The EAT has held that when submitting Tribunal claims online, an application for fee remission is deemed made by simply ticking the appropriate box. The information which follows (in the EX160 Form) merely supplements that application (Deangate Ltd v Hatley).
Rule 11(1) of the Employment Tribunal Rules states that: "The Tribunal shall reject a claim if it is not accompanied by a Tribunal fee or a remission application". Online submission does not currently allow for fee remission applications to be made online. Claimants must either pay a fee or tick a box indicating that they intend to apply for remission.
In this case, three Claimants submitted their claim forms online on the last day before the expiry of their time limits. Each Claimant ticked the box confirming they intended to make a fee remission application. The fee remission applications were received five days later and, therefore, after the limitation dates had expired. The Respondent argued that the claims had to be rejected as they were not "accompanied" by either a fee or an application for remission. Any repeat application would now be out of time.
The Employment Tribunal (ET) considered it was a permissible interpretation of Rule 11 to treat the remission applications as accompanying the claim form. The Tribunal's own website stated that remission forms should be received within 7 calendar days of an online claim submission and this was the advice the Claimants' representative had received from the Tribunal's office.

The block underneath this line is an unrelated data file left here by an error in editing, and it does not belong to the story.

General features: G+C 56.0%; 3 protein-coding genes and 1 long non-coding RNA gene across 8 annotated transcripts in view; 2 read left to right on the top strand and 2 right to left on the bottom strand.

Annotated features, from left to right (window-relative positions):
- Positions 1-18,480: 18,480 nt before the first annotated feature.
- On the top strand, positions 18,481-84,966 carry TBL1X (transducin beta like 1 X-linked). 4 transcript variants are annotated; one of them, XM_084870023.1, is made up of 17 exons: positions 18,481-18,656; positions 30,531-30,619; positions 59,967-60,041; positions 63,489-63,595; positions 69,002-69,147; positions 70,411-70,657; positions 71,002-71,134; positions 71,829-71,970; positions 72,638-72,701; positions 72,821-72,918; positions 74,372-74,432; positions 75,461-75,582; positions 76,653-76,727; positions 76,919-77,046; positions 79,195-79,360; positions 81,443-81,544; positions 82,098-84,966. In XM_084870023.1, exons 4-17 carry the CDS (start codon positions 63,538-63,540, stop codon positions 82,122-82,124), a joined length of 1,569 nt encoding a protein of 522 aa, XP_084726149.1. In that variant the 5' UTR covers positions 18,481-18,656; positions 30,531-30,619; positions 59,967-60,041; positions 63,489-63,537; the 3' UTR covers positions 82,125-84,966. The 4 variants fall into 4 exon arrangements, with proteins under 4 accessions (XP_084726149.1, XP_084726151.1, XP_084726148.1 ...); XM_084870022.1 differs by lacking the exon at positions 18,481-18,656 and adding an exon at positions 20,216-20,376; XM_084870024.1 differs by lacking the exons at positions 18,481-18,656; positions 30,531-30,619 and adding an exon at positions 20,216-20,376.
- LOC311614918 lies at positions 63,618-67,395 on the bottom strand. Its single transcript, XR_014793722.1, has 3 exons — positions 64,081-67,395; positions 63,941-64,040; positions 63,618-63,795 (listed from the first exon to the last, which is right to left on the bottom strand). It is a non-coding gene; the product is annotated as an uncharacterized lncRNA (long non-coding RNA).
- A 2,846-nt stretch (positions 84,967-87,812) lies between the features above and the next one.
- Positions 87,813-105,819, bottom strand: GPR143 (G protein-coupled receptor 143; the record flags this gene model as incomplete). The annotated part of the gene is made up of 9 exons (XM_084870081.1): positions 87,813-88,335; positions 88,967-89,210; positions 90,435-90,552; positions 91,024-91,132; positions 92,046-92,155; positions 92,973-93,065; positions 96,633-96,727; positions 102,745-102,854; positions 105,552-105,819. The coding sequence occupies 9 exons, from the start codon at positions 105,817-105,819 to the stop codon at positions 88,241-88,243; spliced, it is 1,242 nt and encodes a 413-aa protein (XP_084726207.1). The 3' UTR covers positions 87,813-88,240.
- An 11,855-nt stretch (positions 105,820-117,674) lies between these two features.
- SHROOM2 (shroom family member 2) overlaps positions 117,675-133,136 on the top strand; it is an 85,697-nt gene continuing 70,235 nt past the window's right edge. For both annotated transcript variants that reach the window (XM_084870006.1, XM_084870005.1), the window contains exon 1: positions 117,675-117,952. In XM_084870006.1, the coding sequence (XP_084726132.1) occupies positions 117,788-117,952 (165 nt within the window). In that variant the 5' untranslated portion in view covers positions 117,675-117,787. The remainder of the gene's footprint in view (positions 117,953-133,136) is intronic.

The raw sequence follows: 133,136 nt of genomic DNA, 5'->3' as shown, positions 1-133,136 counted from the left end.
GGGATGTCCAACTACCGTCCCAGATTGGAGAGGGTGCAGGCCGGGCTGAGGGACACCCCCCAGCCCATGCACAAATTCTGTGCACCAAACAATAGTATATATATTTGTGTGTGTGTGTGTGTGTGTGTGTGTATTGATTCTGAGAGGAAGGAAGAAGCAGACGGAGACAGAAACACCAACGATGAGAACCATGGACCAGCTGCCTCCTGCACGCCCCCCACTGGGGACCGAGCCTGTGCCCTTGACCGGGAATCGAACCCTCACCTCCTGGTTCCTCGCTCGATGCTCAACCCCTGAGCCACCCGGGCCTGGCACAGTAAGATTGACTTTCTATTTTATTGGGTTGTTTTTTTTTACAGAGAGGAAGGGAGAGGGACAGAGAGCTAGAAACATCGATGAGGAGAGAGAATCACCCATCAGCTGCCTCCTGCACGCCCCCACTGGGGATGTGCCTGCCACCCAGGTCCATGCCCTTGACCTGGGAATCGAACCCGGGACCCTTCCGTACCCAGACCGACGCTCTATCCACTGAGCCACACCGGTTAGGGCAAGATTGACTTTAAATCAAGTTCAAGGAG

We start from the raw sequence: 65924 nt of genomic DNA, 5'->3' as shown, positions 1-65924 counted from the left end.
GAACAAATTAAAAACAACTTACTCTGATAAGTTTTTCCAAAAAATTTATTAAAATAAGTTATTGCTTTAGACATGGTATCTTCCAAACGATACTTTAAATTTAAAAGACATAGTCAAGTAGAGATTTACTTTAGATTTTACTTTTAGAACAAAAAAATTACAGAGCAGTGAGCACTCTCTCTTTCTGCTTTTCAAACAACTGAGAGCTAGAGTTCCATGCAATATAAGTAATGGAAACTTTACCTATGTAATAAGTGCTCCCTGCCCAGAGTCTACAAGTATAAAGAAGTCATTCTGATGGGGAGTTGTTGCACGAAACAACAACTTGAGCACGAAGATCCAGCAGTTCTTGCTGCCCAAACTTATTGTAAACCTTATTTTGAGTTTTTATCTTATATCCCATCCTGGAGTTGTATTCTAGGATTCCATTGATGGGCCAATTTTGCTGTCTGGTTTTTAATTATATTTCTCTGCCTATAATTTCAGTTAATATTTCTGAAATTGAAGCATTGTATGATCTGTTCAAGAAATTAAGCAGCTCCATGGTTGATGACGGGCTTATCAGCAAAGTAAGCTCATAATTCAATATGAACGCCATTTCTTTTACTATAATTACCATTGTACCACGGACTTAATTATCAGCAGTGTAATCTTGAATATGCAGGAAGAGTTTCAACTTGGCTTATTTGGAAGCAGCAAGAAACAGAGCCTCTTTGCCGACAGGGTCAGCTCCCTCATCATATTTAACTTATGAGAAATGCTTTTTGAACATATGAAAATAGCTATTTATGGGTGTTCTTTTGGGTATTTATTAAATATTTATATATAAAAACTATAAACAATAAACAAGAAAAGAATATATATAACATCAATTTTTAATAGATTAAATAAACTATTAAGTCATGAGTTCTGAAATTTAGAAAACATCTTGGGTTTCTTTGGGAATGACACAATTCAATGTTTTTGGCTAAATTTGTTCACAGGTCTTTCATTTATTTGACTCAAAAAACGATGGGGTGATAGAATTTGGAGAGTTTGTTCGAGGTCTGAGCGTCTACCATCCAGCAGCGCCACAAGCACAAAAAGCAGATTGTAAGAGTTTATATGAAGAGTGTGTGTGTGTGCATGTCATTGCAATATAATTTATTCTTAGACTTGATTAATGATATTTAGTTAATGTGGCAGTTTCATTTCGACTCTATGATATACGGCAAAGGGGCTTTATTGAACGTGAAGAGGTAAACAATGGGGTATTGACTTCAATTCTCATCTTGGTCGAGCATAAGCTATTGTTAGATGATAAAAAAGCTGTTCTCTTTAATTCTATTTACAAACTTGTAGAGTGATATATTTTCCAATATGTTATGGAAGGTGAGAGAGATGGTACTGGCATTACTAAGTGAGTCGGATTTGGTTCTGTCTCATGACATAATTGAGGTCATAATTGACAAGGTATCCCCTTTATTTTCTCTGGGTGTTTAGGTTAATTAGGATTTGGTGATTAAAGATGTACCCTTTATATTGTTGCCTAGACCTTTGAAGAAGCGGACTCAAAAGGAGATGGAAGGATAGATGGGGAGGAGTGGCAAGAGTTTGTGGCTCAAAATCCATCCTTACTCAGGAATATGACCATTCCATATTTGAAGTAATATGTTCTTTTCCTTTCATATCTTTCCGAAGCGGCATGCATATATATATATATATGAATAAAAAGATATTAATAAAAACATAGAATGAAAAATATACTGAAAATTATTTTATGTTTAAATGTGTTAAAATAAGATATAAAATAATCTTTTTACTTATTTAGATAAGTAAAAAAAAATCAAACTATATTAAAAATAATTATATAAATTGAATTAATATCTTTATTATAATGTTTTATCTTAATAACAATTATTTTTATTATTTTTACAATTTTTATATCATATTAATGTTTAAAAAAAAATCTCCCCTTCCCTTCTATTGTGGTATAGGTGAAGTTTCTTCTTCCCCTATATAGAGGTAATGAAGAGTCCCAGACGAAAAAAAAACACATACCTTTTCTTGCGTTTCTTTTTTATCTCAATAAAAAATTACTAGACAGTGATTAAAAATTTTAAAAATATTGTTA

The EAT, following a submission from the Secretary of State, dismissed the Respondent's appeal and concluded that the claim forms had, in fact, been accompanied by an application for remission of fees. The applications had later been fleshed out by the information in Form EX160.
This case confirms that it was Parliament's intention that claimants should have the opportunity to seek remission of fees regardless of how a claim is presented. When a Claimant makes a choice between fee payment and application for remission (by ticking the appropriate box), it is sufficient in the context of the legislation to be an "application".
The EAT further observed that, had it been necessary to consider, it was unlikely that the ET's jurisdiction under Rule 6 (which provides that Tribunals may correct "irregularities and non-compliance") could extend to vary the provisions of Rule 11.
Employers should ensure claimants have ticked the appropriate box when submitting a claim online and that any subsequent application for remission of fees follows within 7 working days. It seems likely that if an application is received more than 7 days after the claim is submitted, the claim will not be "accompanied" by the remission application and will be rejected.